What I know for sure

Back from Quilt Market! What a success! The Stash Books imprint has really gained huge momentum in the short time we have been in print, and our entire C&T list received a great response. And, the whole of market was (just about) all positive, as I had hoped. Which was the best part. I left feeling energized and massively optimistic about our future lists and hope to develop some new contacts into great authors!

Of course, I took no pictures. GAAA!

How could that be?

One of my favorite parts of going on trips is the flight home. I know I have done what I needed (two schoolhouse presentations and an early morning breakfast with some of our shops) and wanted to do (dinner with friends/authors/colleagues, seeing all of the exhibition quilts, and walking every aisle of the show floor), and I know that I am coming home to my family. So on the flight home, I usually just sit back and relax.  And I did…even though I was writing descriptions for the projects for our upcoming Hat Shop Design Collective (this one is going to be just wonderful!):

I got to thinking about all of the amazing work that is going on behind the scenes of The Modern Quilt Guild. That, and thinking about Bari Ackerman’s thoughtful post to her daughters about the word ‘just’. That, and I got to thinking about Denyse Schmidt’s new book coming out that she shared with us at dinner. That, and I got to thinking about one of the comments I hear alot,  (‘These girls think that they just invented sliced bread.”) and one of the comments I am hearing more and more (”Just because they have a blog doesn’t mean they deserve a book”).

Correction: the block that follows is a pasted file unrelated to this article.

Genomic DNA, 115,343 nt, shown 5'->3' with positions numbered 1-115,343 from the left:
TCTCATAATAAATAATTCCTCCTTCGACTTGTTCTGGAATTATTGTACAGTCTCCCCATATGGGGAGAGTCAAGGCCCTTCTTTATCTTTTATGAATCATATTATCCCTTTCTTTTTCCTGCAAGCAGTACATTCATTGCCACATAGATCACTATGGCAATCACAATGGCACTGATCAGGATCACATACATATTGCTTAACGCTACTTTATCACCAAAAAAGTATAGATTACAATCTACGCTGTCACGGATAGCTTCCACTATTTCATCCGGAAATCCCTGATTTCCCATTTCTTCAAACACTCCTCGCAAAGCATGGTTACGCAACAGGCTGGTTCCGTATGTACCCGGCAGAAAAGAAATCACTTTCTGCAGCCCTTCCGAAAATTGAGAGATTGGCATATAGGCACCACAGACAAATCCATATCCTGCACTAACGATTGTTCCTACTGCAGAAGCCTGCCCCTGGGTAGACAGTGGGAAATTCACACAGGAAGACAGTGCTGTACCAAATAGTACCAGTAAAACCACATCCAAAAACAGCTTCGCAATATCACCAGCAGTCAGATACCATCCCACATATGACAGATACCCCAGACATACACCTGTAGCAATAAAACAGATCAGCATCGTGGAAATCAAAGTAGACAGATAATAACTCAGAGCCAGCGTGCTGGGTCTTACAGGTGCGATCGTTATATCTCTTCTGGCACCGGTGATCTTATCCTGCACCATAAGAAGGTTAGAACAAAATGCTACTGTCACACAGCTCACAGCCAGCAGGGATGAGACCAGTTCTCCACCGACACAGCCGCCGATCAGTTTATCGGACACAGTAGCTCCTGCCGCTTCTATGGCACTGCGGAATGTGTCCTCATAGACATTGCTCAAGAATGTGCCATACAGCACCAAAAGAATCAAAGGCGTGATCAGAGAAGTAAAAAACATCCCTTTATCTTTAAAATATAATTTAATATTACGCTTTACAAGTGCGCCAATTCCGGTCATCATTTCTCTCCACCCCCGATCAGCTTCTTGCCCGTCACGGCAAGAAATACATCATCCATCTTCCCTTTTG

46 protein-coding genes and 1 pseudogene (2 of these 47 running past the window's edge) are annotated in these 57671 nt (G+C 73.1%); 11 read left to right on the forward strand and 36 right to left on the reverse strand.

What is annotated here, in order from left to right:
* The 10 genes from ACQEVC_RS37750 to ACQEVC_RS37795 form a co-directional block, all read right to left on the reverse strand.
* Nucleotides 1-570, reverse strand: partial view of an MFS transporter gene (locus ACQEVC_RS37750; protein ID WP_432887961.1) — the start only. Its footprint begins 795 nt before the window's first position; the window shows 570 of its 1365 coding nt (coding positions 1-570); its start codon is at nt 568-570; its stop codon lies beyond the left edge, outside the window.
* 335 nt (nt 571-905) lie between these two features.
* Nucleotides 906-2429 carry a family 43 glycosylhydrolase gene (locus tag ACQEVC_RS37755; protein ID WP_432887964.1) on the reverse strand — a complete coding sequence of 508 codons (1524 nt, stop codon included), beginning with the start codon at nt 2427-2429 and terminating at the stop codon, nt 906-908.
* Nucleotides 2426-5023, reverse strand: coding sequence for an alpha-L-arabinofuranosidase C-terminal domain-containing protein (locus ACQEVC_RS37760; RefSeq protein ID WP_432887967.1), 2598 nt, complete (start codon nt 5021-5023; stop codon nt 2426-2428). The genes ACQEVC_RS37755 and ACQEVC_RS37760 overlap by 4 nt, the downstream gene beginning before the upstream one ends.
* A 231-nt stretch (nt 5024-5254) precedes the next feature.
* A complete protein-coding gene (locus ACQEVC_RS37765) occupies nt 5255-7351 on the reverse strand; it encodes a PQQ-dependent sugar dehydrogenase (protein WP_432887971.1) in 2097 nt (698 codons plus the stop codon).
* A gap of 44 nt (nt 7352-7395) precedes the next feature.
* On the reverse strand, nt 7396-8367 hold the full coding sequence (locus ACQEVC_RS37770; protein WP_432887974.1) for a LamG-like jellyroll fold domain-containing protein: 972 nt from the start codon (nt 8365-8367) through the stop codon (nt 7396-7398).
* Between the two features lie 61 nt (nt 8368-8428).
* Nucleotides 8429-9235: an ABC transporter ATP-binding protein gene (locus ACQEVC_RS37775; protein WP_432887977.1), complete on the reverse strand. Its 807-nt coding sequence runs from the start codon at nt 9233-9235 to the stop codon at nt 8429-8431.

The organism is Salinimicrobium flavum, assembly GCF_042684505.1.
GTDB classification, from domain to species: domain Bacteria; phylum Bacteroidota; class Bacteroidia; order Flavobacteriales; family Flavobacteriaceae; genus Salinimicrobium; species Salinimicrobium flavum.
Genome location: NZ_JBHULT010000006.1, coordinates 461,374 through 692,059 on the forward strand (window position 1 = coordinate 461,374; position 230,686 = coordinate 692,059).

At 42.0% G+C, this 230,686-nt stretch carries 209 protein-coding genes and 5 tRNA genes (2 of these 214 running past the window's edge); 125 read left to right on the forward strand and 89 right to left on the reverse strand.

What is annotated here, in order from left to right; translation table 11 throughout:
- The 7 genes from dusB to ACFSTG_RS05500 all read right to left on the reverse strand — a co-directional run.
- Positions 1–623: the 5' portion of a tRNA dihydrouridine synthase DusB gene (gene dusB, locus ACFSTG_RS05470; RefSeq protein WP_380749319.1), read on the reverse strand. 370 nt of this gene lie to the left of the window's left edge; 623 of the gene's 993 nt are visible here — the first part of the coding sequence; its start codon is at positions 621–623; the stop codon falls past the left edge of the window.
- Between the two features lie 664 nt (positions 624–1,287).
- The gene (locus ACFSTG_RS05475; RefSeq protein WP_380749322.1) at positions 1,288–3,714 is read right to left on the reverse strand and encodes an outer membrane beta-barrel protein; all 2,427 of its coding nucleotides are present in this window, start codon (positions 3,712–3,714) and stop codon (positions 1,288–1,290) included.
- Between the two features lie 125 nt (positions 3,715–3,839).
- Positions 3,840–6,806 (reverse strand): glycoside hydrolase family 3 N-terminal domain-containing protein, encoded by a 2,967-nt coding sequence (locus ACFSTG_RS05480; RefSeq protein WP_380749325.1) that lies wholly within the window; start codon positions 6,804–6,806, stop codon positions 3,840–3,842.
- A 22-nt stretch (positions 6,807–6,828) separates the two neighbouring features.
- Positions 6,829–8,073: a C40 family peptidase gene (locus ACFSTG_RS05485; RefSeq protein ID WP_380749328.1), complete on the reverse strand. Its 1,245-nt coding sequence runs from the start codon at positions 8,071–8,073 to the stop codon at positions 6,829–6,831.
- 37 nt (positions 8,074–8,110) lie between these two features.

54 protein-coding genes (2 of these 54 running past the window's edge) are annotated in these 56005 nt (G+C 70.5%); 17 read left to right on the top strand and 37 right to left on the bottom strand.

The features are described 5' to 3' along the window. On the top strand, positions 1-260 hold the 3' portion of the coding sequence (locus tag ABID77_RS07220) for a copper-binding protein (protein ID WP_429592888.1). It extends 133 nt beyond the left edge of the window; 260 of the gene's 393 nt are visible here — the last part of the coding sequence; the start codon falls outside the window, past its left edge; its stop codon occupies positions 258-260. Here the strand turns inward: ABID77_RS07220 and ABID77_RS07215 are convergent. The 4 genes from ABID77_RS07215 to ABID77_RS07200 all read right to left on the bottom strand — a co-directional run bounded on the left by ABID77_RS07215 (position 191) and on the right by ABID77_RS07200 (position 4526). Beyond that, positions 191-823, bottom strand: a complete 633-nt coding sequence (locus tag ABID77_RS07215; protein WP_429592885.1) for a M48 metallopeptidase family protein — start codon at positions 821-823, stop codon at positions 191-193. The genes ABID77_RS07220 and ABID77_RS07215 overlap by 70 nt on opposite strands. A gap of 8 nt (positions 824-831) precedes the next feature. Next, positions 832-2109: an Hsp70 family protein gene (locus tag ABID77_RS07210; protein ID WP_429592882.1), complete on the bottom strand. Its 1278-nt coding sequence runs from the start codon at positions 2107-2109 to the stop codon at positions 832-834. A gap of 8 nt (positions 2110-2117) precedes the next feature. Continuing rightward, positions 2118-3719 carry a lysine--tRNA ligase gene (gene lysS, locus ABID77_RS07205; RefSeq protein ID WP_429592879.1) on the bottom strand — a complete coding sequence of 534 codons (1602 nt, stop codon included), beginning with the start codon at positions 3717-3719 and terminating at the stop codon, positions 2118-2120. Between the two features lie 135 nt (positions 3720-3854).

*sigh*

Now, you all know that I am in the business of words. So I take them pretty seriously. I like words. I like them as labels and I like them as tags and I like them as keywords in search engines. And I’d like to share with you my thoughts…the things I know for sure:

1. I don’t really believe that ‘these gals’ think they invented sliced bread. I think they know they didn’t and, what’s more, I think we all know that ‘you’ didn’t either. But I sure do like bread.

2. I can’t really talk too much about who ‘deserves’ what. That sounds a lot like injustice collecting to me. There are many voices and I hope that what I do helps bring some new designers (who I think are really talented) to the conversation to give a voice to the work that only they are doing.

3. I love Denyse Schmidt. She is a wonderful ambassador for quilting and through her work, she has reached audiences from Pottery Barn to Joann Fabrics. In her upcoming book, she shares with us her love of the traditional quilts. It is an absolute must-have for all of our libraries.

4. Modern Quilting actually means something. It is not a social movement. It is a definition of a specific style of quilting that we have all been lucky enough to witness the formation of. It is a term that we should all get comfortable with, learn to identify correctly, and have well-informed opinions about. Check out wonderful examples at Heather’s blog: Modern Day Quilts.